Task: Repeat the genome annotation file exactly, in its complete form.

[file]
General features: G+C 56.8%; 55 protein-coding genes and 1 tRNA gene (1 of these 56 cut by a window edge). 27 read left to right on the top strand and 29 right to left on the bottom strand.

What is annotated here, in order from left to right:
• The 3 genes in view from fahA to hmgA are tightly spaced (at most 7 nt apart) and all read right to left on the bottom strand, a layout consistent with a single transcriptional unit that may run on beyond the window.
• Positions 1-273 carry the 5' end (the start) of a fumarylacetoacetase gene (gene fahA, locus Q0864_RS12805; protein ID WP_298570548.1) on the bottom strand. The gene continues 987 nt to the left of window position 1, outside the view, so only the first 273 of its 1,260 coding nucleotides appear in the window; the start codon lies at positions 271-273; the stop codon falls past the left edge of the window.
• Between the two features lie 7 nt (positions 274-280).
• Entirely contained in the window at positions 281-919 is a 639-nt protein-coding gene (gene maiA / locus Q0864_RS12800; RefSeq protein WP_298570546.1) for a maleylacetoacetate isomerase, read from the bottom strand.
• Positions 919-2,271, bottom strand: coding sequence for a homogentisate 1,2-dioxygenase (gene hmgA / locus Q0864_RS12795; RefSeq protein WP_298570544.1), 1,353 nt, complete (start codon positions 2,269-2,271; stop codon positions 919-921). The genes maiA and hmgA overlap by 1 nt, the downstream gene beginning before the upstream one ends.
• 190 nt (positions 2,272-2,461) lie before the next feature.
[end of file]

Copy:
General features: G+C 56.8%; 55 protein-coding genes and 1 tRNA gene (1 of these 56 cut by a window edge). 27 read left to right on the top strand and 29 right to left on the bottom strand.

What is annotated here, in order from left to right:
• The 3 genes in view from fahA to hmgA are tightly spaced (at most 7 nt apart) and all read right to left on the bottom strand, a layout consistent with a single transcriptional unit that may run on beyond the window.
• Positions 1-273 carry the 5' end (the start) of a fumarylacetoacetase gene (gene fahA, locus Q0864_RS12805; protein ID WP_298570548.1) on the bottom strand. The gene continues 987 nt to the left of window position 1, outside the view, so only the first 273 of its 1,260 coding nucleotides appear in the window; the start codon lies at positions 271-273; the stop codon falls past the left edge of the window.
• Between the two features lie 7 nt (positions 274-280).
• Entirely contained in the window at positions 281-919 is a 639-nt protein-coding gene (gene maiA / locus Q0864_RS12800; RefSeq protein WP_298570546.1) for a maleylacetoacetate isomerase, read from the bottom strand.
• Positions 919-2,271, bottom strand: coding sequence for a homogentisate 1,2-dioxygenase (gene hmgA / locus Q0864_RS12795; RefSeq protein WP_298570544.1), 1,353 nt, complete (start codon positions 2,269-2,271; stop codon positions 919-921). The genes maiA and hmgA overlap by 1 nt, the downstream gene beginning before the upstream one ends.
• 190 nt (positions 2,272-2,461) lie before the next feature.